Praise be . . . !
Thomas Friedman, a prominent, nationally syndicated commentator chose Easter Sunday for reaffirming his conservative beliefs. One of those beliefs is that government does not make things better. The less government, the better we are of. Especially, government should stay away from the economy and let the free market work its own miracles.
Only a bold person would dare to say such a thing only a week after the government bailed out Bear Stearns, one of the largest US investment banks because it was threatening to go bankrupt. In order to prevent a run on the banks and a worsening of the economic recession, the government spent a large amount of tax money to save the bank – and, of course, its stockholders.
This rescue is only one among many actions the US government has taken in recent months in order to shore up the faltering economy. The government has made millions available to support failing economic institutions such as banks and mortgage companies. Each tax payer will, once the tax return has been filed, receive the royal sum of $ 300.00 or $ 600.00 from Uncle Sam. The cost of that largesse is $40 Billion.
Why is the economy in recession? Some people think that the current problems are the result of insufficient government oversight over financial markets. Having failed to prevent crises caused by excessive speculation, the government is now trying to dampen the effects of their previous failure.
Nor is this the first time that insufficient government supervision of the financial system has created enormous suffering in our country. Before the Great Depression the free market ideology of today's conservatives was widely accepted. The stock market and the banks were free to do anything they wanted. Not surprisingly their speculation brought about the economic collapse of the Great Depression and an unemployment rate of 25% that lasted until the advent of World War II.
Ever since, financial transactions have been supervised by the government and that has saved us from some disasters although, as we can see today, not from all of them.
In our economy individual businesses compete for market share, for instance, by lowering their prices or by making investments that are slightly more risky than those made by competitors. If one competitor takes a risk, everyone has to follow suit or be left behind. Competition pushes every one into cutting corners. Airlines may try to save money on airplane maintenance; the banks may try to get ahead by the betting on riskier investments. If that process is unchecked it is only a question of time before truly unsafe products come to market -- think of the toys contaminated with lead, or dog food that poisons your pet--both imported from China to lower prices.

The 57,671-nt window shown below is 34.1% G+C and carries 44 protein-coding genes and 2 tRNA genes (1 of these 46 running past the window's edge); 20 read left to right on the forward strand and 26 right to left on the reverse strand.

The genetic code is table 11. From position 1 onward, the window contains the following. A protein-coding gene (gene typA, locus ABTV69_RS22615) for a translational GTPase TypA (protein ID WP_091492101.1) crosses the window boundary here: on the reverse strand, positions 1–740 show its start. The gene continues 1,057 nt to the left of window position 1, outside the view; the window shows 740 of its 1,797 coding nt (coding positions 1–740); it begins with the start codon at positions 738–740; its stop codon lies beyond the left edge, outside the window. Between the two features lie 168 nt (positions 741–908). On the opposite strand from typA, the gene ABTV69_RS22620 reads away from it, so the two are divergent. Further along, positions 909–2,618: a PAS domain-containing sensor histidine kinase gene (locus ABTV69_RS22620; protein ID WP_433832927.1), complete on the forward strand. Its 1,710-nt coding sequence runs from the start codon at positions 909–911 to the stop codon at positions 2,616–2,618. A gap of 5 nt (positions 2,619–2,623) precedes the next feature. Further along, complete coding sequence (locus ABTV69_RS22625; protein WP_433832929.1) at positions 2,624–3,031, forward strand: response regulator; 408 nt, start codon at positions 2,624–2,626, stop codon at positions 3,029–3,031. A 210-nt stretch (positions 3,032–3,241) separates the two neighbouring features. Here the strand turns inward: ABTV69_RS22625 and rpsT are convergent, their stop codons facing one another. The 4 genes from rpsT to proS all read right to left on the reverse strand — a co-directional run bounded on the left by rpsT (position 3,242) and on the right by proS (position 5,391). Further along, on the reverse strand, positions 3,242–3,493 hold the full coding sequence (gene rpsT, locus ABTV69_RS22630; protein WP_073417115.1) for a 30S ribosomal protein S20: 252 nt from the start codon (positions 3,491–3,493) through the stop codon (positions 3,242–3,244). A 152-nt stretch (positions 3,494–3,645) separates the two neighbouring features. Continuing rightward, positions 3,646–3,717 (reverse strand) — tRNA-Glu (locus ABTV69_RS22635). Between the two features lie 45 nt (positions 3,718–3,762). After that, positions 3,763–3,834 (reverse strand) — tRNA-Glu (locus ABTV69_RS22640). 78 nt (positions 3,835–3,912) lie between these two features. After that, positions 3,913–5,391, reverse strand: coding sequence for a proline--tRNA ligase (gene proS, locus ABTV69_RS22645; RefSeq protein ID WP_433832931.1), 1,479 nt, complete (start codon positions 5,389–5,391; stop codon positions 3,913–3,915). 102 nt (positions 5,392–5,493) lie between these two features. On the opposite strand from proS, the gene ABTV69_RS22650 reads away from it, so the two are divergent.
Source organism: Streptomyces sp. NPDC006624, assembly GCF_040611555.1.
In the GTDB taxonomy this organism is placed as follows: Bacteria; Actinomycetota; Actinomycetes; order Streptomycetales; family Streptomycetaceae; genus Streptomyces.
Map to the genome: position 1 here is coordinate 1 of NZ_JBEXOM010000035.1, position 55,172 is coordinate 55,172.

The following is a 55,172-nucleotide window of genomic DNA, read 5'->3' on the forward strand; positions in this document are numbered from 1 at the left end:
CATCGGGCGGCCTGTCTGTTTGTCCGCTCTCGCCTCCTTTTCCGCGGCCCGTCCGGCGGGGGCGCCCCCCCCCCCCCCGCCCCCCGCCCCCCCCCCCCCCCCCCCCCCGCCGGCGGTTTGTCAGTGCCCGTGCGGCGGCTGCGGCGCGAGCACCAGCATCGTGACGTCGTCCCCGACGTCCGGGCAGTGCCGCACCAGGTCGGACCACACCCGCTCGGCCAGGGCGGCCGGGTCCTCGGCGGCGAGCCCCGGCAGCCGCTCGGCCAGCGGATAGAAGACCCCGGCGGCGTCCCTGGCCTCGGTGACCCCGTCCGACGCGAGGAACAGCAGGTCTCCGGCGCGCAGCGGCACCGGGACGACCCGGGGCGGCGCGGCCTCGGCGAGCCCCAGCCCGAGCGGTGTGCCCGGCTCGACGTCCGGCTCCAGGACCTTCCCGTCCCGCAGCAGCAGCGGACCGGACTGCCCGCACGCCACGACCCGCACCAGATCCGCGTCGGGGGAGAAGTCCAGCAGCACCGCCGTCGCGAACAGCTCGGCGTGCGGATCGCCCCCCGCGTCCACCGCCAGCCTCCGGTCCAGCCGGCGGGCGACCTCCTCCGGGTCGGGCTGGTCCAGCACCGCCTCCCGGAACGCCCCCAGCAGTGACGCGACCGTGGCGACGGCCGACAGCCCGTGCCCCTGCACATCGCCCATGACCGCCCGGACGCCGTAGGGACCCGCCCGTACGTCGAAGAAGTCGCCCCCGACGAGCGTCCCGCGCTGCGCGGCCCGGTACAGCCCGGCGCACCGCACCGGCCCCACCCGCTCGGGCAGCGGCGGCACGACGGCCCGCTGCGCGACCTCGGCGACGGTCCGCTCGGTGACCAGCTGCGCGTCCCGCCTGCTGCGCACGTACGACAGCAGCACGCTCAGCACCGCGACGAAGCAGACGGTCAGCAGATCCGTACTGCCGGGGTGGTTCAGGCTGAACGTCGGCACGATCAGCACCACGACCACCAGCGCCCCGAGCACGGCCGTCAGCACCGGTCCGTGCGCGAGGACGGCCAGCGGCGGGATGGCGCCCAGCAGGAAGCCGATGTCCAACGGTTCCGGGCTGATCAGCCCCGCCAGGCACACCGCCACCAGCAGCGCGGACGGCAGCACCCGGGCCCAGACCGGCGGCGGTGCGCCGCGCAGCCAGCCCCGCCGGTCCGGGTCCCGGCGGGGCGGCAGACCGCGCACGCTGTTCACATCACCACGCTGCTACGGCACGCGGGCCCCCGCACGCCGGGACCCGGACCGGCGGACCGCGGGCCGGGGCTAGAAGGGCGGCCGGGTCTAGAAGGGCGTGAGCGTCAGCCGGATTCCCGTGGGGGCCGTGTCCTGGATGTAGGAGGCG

The government can stop competition from harming consumers, or the entire system, by forbidding certain sorts of risks. It alone can do that by imposing the same rules on every business and thereby putting limits on what competitors can do. Without such limitations the free market will hurt customers and the entire country.
These are not the only examples of government actions approved of even by many conservatives. (There has not been much criticism from conservatives of the Bear Stearns bailout.) When there are floods, tornadoes, and hurricanes, everyone expects the government to help out the victims Many have complained that the government has not done enough to help out the reconstruction of New Orleans. Few, if any, voices assert that we should just leave it to the free market to repair the damage done by a Hurricane Katrina.
Its a fairy-tale that the so-called free market, left to its own devices by the government would provide undreamt of freedom and prosperity for all. Experience contradicts that story; it is an article of religious faith--something believed even though experience decisively contradicts it. There is always room for argument about specific government interventions but to assert point-blank that our economy would be better off if the government kept its hands off, is to completely ignore the experience of the last 80 years. The conservative faith in the free market is just that--a faith, not supported by experience.
Easter Sunday, celebrating the resurrection of Jesus is therefore the best day of the year for reasserting the conservative principles. The story of the Resurrection is not supported by experience. Human beings, once dead, remain dead. Belief in the Resurrection is an act of faith; it goes against all our experience. Christian Churches recognize that.
Would that our conservatives where as honest as the Christian Churches. The belief in the free market similarly contravenes all experience. It, too, is an act of faith. It is time that our conservative commentators came clean and admitted that.